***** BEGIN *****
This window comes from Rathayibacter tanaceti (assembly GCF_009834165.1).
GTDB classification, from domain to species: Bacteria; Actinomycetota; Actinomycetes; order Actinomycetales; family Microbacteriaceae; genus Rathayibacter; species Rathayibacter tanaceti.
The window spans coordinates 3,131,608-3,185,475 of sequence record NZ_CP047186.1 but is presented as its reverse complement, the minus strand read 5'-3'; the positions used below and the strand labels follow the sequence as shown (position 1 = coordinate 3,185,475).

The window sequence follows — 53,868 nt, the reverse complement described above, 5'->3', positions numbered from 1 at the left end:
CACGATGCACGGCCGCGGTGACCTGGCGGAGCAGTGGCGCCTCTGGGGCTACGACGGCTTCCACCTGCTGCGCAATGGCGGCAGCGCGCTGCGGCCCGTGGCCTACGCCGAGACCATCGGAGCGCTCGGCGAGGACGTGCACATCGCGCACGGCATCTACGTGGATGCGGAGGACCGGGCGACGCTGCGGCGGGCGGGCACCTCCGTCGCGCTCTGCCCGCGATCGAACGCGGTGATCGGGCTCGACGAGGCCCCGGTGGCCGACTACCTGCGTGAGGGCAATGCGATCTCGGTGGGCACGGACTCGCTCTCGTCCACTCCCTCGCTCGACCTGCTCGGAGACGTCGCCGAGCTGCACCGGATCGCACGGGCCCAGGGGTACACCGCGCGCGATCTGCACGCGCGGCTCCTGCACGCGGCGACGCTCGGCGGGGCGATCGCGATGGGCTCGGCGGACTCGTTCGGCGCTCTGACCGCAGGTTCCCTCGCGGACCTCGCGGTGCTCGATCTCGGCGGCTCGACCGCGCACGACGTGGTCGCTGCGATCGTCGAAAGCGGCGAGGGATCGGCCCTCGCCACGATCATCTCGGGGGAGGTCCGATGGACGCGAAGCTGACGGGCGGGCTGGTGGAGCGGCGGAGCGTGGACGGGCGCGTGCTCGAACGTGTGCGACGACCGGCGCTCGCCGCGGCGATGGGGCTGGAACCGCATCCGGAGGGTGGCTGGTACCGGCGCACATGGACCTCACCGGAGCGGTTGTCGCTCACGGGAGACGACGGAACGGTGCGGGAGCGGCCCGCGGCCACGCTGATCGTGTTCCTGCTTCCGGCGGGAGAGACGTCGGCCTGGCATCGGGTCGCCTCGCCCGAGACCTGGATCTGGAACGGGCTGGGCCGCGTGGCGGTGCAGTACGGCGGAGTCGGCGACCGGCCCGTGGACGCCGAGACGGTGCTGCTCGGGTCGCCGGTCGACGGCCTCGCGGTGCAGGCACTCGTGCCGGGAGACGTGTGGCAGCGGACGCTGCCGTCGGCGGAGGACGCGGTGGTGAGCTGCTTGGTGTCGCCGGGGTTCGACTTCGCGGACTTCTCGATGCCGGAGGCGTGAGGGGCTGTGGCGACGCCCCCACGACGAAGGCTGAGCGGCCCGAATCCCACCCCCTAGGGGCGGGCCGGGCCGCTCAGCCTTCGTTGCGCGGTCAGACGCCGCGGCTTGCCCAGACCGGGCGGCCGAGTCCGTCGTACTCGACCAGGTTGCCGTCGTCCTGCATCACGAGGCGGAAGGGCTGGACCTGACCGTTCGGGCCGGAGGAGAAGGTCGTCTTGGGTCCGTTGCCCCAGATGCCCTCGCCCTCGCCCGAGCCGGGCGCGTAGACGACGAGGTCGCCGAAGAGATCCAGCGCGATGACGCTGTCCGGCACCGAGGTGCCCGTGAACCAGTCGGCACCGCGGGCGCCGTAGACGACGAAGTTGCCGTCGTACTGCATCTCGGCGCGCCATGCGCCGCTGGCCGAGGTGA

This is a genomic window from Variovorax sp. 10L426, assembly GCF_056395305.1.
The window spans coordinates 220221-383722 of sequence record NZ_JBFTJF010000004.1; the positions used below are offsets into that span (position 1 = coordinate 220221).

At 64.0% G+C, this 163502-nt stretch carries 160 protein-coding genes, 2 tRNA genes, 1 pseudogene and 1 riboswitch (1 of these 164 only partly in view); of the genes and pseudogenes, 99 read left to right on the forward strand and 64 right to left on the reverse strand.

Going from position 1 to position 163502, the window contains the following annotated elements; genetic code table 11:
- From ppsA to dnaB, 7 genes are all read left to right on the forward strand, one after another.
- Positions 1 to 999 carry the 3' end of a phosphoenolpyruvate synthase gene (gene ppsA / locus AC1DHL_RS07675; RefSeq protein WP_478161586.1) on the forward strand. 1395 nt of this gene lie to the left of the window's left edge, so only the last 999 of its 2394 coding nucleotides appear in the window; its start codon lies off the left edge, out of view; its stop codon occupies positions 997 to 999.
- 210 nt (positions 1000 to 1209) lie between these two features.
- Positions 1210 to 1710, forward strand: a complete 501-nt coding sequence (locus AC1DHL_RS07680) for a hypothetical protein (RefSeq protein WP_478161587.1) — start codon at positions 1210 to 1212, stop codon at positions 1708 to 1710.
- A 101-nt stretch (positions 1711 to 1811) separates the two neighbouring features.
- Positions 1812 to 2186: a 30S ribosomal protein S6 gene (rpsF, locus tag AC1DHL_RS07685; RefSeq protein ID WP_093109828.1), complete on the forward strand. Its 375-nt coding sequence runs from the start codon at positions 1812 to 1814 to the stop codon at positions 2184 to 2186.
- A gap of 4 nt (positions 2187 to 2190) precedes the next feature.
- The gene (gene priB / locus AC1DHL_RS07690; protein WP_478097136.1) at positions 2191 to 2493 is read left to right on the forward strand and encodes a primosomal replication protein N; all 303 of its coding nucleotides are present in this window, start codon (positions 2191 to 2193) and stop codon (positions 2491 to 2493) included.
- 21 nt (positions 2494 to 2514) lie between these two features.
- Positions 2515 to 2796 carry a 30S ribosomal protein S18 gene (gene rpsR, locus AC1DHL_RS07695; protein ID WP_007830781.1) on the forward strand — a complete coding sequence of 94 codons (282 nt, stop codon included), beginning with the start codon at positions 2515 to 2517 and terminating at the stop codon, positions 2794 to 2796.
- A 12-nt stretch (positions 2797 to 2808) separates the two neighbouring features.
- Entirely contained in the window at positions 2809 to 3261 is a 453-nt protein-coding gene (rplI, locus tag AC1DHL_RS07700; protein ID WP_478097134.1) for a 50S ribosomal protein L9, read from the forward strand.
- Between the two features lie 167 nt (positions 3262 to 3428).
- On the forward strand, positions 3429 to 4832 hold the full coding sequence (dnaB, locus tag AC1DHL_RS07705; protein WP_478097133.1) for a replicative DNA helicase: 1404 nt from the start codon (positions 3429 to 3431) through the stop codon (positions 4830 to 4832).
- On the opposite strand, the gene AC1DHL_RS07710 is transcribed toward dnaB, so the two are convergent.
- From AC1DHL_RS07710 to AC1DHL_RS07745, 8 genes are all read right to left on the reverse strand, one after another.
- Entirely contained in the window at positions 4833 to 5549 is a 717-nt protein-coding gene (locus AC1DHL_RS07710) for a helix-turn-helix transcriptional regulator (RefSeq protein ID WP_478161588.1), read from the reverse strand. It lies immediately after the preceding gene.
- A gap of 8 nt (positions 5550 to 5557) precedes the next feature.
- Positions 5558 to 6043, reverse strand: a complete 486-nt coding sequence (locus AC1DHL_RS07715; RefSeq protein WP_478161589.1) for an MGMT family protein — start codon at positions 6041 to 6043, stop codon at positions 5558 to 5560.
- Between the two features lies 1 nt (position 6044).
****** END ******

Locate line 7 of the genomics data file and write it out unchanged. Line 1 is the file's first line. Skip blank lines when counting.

The window spans coordinates 220221-383722 of sequence record NZ_JBFTJF010000004.1; the positions used below are offsets into that span (position 1 = coordinate 220221).